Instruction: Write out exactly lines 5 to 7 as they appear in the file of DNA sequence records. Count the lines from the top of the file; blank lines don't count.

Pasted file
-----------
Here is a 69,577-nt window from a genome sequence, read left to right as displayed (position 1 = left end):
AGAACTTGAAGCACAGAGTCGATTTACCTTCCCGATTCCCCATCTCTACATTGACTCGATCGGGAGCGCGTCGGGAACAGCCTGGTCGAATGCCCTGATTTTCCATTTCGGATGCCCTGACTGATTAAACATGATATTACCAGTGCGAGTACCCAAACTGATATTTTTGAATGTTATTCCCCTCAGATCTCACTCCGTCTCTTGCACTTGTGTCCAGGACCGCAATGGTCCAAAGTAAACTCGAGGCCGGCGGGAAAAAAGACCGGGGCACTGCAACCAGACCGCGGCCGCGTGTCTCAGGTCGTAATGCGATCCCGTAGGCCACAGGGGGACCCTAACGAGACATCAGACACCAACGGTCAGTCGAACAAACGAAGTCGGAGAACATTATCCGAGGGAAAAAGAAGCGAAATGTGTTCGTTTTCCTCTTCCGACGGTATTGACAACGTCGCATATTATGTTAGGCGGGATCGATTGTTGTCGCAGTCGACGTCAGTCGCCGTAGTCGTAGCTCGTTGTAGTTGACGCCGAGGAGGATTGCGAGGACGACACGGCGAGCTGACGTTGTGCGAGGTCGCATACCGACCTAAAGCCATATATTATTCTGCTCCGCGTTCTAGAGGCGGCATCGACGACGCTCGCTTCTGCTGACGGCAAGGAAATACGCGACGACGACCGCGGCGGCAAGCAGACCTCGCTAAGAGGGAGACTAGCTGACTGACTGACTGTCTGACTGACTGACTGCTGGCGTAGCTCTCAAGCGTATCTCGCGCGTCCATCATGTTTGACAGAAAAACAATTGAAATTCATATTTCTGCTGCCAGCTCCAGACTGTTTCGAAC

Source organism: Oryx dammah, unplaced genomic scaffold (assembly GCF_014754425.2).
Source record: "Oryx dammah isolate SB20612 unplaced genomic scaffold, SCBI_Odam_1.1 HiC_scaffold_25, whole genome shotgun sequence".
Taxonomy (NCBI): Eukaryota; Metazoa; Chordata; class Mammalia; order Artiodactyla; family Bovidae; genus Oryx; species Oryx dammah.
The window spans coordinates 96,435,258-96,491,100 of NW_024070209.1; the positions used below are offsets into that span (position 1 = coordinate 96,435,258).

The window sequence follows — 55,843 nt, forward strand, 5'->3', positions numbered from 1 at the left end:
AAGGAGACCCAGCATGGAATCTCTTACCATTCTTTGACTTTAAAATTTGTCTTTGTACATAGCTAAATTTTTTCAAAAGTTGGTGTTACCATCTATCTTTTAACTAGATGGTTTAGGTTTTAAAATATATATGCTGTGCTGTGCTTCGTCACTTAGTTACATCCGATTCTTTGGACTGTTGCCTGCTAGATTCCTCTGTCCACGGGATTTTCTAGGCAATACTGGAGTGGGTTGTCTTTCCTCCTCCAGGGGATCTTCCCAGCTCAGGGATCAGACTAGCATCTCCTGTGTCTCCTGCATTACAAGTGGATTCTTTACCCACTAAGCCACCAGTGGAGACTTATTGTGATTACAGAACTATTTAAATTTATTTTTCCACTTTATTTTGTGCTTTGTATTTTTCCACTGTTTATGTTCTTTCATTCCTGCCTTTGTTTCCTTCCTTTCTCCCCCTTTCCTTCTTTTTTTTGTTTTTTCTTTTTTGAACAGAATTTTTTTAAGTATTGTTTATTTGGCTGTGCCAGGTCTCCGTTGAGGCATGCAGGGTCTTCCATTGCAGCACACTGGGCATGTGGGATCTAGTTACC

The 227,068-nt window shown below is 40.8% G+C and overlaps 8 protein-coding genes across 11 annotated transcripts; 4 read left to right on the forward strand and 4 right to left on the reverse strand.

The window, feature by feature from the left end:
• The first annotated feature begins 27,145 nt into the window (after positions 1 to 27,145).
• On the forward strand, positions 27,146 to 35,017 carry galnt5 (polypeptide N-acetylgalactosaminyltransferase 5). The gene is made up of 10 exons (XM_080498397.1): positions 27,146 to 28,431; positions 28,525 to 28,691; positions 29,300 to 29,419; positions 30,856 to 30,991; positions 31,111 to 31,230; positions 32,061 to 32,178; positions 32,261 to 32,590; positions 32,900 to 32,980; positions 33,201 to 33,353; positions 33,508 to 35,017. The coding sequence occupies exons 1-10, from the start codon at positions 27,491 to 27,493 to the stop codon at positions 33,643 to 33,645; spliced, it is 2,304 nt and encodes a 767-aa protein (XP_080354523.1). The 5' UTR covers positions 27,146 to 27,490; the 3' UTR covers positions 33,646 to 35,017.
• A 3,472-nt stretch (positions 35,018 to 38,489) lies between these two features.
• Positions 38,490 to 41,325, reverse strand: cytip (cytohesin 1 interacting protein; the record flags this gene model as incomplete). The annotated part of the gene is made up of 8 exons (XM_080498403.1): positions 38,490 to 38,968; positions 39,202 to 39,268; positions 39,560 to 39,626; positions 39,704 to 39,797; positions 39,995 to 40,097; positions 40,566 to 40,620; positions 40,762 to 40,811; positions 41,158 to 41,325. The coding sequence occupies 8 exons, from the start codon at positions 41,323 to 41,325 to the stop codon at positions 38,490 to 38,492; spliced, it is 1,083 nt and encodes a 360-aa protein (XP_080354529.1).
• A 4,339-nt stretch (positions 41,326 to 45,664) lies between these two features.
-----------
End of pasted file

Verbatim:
Taxonomy (NCBI): Eukaryota; Metazoa; Chordata; class Mammalia; order Artiodactyla; family Bovidae; genus Oryx; species Oryx dammah.
The window spans coordinates 96,435,258-96,491,100 of NW_024070209.1; the positions used below are offsets into that span (position 1 = coordinate 96,435,258).

The window sequence follows — 55,843 nt, forward strand, 5'->3', positions numbered from 1 at the left end: